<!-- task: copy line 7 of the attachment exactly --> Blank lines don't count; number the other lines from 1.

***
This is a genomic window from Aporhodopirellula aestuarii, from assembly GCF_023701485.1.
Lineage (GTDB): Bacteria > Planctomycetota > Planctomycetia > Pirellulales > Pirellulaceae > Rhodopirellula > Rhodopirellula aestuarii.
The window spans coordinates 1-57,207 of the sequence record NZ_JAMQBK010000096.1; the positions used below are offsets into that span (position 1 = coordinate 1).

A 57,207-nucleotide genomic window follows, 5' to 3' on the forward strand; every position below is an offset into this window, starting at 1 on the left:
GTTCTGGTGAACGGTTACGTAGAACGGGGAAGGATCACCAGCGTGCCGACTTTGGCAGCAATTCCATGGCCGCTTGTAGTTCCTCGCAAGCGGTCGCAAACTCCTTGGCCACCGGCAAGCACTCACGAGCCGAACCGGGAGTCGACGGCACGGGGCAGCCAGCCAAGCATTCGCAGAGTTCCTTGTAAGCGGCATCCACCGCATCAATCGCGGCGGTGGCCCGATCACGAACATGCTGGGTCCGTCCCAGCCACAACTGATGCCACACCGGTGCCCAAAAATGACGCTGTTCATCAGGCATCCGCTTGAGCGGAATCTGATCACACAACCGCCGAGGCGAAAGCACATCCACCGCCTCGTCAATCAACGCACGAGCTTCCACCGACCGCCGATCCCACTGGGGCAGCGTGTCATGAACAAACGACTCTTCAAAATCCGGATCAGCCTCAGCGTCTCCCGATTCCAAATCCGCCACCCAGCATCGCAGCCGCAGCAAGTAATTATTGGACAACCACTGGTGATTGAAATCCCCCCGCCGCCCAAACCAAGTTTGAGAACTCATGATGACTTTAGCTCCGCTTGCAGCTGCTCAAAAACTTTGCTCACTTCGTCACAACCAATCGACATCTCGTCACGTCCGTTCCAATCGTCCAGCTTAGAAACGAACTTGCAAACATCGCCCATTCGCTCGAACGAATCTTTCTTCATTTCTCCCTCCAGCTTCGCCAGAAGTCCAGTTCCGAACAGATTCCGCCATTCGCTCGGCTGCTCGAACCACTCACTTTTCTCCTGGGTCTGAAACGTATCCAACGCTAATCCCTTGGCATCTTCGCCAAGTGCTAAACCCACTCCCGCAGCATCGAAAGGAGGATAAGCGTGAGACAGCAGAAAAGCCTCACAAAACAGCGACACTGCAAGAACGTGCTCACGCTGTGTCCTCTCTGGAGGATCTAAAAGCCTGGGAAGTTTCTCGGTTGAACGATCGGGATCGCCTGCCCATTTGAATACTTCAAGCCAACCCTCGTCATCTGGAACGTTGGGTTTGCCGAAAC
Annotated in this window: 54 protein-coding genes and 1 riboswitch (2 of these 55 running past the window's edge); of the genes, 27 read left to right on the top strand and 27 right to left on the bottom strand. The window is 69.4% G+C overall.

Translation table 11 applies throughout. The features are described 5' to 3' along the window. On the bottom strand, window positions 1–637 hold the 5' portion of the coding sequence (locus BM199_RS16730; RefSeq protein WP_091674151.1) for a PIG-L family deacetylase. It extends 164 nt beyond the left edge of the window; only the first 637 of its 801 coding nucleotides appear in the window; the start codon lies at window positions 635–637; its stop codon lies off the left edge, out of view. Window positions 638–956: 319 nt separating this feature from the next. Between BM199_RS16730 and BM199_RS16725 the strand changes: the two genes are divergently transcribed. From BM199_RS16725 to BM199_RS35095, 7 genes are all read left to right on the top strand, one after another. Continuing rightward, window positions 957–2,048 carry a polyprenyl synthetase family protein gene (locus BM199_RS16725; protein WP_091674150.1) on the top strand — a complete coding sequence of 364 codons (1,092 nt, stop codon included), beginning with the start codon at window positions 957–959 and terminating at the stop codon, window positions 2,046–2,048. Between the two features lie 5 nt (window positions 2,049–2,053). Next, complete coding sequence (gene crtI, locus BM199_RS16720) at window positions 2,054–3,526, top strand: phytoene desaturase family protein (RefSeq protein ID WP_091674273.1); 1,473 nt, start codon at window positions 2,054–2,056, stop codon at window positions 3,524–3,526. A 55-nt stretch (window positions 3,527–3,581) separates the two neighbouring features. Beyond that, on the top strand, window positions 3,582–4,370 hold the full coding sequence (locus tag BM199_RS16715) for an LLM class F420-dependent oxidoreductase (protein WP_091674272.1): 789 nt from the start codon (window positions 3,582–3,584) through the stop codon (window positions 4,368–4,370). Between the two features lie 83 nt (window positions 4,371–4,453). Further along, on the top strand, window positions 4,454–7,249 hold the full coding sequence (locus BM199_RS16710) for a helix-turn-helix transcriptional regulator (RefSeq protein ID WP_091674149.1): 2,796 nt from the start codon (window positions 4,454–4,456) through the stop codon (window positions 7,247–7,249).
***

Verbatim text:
Translation table 11 applies throughout. The features are described 5' to 3' along the window. On the bottom strand, window positions 1–637 hold the 5' portion of the coding sequence (locus BM199_RS16730; RefSeq protein WP_091674151.1) for a PIG-L family deacetylase. It extends 164 nt beyond the left edge of the window; only the first 637 of its 801 coding nucleotides appear in the window; the start codon lies at window positions 635–637; its stop codon lies off the left edge, out of view. Window positions 638–956: 319 nt separating this feature from the next. Between BM199_RS16730 and BM199_RS16725 the strand changes: the two genes are divergently transcribed. From BM199_RS16725 to BM199_RS35095, 7 genes are all read left to right on the top strand, one after another. Continuing rightward, window positions 957–2,048 carry a polyprenyl synthetase family protein gene (locus BM199_RS16725; protein WP_091674150.1) on the top strand — a complete coding sequence of 364 codons (1,092 nt, stop codon included), beginning with the start codon at window positions 957–959 and terminating at the stop codon, window positions 2,046–2,048. Between the two features lie 5 nt (window positions 2,049–2,053). Next, complete coding sequence (gene crtI, locus BM199_RS16720) at window positions 2,054–3,526, top strand: phytoene desaturase family protein (RefSeq protein ID WP_091674273.1); 1,473 nt, start codon at window positions 2,054–2,056, stop codon at window positions 3,524–3,526. A 55-nt stretch (window positions 3,527–3,581) separates the two neighbouring features. Beyond that, on the top strand, window positions 3,582–4,370 hold the full coding sequence (locus tag BM199_RS16715) for an LLM class F420-dependent oxidoreductase (protein WP_091674272.1): 789 nt from the start codon (window positions 3,582–3,584) through the stop codon (window positions 4,368–4,370). Between the two features lie 83 nt (window positions 4,371–4,453). Further along, on the top strand, window positions 4,454–7,249 hold the full coding sequence (locus BM199_RS16710) for a helix-turn-helix transcriptional regulator (RefSeq protein ID WP_091674149.1): 2,796 nt from the start codon (window positions 4,454–4,456) through the stop codon (window positions 7,247–7,249).